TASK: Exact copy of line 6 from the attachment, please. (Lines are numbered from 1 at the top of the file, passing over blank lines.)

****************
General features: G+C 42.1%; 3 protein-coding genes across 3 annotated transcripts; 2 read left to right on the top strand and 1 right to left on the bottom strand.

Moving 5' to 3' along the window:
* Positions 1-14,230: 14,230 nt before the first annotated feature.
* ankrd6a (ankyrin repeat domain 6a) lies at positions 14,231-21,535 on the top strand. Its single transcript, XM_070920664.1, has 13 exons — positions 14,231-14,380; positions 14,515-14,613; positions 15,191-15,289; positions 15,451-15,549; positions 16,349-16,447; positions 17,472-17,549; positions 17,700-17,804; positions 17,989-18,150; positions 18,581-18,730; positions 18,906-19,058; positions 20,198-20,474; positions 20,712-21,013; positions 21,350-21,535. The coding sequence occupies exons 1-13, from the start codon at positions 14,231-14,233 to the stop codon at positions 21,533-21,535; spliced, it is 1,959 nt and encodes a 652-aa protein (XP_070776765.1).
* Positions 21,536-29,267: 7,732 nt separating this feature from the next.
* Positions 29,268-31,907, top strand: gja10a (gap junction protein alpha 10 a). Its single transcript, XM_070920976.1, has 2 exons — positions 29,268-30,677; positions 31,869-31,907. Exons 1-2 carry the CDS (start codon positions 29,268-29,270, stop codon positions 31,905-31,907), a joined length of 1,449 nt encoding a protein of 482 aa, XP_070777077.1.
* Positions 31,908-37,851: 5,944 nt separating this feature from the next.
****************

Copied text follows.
* Positions 29,268-31,907, top strand: gja10a (gap junction protein alpha 10 a). Its single transcript, XM_070920976.1, has 2 exons — positions 29,268-30,677; positions 31,869-31,907. Exons 1-2 carry the CDS (start codon positions 29,268-29,270, stop codon positions 31,905-31,907), a joined length of 1,449 nt encoding a protein of 482 aa, XP_070777077.1.